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Learn Cutting Tool Manufacturing before starting Your Cutting Tool Company

cutting tool

Have you always dreamt of starting a cutting tool company

If yes, the first question is, do you know anything about grinding tools? 

Cutting and grinding tools are like the heart and soul of the cutting tool company that helps the company in executing a lot of functions that could not be done otherwise. When it comes to starting a cutting tool company, you must be familiar with these two kinds of tools. Therefore, to make you familiar with tools to be used in the cutting tool company, we will discuss the manufacturing process of cutting tools in this blog. Because you must be well versed with every tool you are going to use in your company and you never know when you might make up your mind to manufacture your own cutting tool. So, let’s get started. 

Learn Cutting Tool Manufacturing

To begin with, a cutting device is any tool used to remove any material from a work part by shear deformation. Single-point or multi-point methods can be used for cutting. Single-point devices are used for spinning, forming, preparation, and related operations and with cutting drawing material. The tools used for milling and drilling are usually multipoint devices. It is the body on which the teeth or edges are cut off. Abrasive tools are also multipoint devices. The abrasive grain of the can acts as a single-point microscopic cutting edge and cuts a small coin. 

However, metal cutting materials must be harder than sliced steel and the equipment must be able to withstand the heat and force generated during the metal cutting process. The tool, therefore, needs to have a precise configuration with the created rake angles so that the cutting edge can touch the workpiece without the rest of the device pulling on the workpiece surface. For long life, it is important to automate all of the above, including the speeds and feeds at which the machine is used. 

Tungsten carbide, also simply called “carbide”, is a material commonly available on the market that you must know. 

Many tungsten ores can be mined and processed into tungsten or tungsten carbide. The ore is cut, burned, and chemically treated. Instead, they carbonize small pieces of tungsten oxide to obtain tungsten carbide. In one step, tungsten oxide is mixed with graphite. Right now, Tungsten might not gather your attention but it is the core of this whole process. 


Particulate tungsten carbide is the ratio of rice grain thickness. It can probably range in scale from half a micron to 10 microns in width. At this stage, the tungsten carbide is ready to be mixed into the sorted powder. In the tungsten carbide sector, they talk about grades rather than alloys, but they say the same thing.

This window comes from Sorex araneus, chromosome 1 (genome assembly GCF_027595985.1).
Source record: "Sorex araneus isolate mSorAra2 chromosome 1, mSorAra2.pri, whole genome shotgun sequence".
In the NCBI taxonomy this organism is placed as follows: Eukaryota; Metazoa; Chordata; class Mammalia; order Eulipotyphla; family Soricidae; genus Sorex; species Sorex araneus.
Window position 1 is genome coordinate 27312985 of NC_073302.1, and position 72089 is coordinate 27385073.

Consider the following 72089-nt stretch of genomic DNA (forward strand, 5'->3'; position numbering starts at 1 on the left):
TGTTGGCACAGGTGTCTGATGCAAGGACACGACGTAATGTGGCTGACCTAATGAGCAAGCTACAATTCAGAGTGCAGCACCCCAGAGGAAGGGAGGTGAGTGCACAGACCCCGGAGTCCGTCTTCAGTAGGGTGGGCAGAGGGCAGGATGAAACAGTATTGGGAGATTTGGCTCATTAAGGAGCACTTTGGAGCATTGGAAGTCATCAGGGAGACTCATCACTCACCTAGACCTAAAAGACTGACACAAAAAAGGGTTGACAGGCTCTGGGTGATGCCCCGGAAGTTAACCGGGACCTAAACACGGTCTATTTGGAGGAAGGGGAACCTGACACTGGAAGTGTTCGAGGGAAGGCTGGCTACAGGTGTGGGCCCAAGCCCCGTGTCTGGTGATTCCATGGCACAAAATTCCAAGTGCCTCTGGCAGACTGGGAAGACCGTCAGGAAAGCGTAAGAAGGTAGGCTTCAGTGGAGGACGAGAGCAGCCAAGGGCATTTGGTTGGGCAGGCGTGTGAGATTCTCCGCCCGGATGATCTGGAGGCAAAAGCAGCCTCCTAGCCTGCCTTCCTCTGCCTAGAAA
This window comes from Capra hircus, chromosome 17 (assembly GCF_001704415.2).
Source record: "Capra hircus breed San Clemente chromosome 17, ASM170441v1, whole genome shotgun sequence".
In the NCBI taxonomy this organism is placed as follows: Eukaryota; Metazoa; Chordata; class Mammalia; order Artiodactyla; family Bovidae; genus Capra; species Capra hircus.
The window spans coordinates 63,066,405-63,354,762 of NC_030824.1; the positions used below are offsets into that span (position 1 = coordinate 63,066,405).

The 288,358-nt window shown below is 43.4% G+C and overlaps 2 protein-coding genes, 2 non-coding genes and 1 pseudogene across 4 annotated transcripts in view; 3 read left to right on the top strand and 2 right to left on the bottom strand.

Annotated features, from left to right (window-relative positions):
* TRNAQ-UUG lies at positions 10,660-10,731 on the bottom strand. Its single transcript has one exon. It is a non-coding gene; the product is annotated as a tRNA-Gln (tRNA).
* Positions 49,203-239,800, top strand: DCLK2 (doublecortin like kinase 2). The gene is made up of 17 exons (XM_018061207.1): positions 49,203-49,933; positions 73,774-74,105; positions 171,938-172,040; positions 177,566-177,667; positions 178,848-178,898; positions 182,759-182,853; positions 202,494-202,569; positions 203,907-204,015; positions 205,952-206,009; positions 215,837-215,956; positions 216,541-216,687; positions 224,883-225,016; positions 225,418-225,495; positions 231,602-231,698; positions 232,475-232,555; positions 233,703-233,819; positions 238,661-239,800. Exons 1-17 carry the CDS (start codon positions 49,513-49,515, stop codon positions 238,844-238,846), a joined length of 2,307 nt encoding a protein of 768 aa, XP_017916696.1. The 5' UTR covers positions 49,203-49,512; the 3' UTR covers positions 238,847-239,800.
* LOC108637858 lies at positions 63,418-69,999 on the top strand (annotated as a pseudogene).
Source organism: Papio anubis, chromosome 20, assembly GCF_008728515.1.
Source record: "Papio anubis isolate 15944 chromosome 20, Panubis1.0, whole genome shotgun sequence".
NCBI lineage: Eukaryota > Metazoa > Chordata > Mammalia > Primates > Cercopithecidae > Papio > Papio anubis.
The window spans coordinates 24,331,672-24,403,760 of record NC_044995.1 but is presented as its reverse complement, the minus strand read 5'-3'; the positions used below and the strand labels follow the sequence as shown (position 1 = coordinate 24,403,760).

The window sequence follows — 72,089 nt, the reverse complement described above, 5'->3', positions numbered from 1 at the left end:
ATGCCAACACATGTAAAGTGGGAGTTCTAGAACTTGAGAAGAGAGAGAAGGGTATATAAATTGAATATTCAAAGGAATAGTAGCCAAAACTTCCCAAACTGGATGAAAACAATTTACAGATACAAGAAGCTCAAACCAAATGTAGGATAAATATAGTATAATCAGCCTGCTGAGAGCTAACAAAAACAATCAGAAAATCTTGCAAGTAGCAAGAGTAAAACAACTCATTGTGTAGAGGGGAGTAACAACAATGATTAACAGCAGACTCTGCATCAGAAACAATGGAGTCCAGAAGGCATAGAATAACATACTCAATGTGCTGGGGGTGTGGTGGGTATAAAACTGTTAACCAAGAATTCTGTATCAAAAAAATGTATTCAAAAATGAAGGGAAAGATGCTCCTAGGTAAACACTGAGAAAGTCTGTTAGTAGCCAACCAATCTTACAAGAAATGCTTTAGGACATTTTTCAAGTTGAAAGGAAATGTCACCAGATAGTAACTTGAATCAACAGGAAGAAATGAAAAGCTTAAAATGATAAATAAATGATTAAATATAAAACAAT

Tungsten carbide falls into a bonding vessel with certain categories of materials. Cobalt metal powder acts as an adhesive to the fabric intact. Add other materials such as titanium carbide, tantalum carbide, and niobium carbide to enhance the object’s slicing properties. After mixing is complete, the solvent must be drained. 


After tightening, the structure looks larger than conventional joints and is really fine. They are removed from the molds and placed on a graphite or molybdenum plate and combined in a sintering heater, where they are heated to 1100-1300 C in low-pressure hydrogen-air. After the accessories are pushed out of the heater and cooled, they are thick and hard. 


Different styles and coatings have been produced to extend tool life under difficult cutting conditions. These can be applied in two ways: chemical deposition or physical deposition

Chemical Vapor Deposition 

The surface for chemical vapor deposition of CVD is typically 5-20 microns thick. Milling and drilling inserts typically gain 5-8 microns because these operations require a better finish, so they have more impact and provide greater edge toughness. 

Physical vapor deposition 

In general, PVD coatings are about 2-4 microns wide. Some manufacturers hire different level numbers. These PVD coatings are well designed for applications in cutting high-temperature materials, nickel, cobalt, or titanium, as well as products related to steel and stainless steel. 


Thus, equipment manufacturers are addressing ever-increasing feed and speed requirements and the need for longer machine life and lower costs by continually improving the design of tungsten Solid Carbide cutting tool equipment and creating ever-improving coating technologies.

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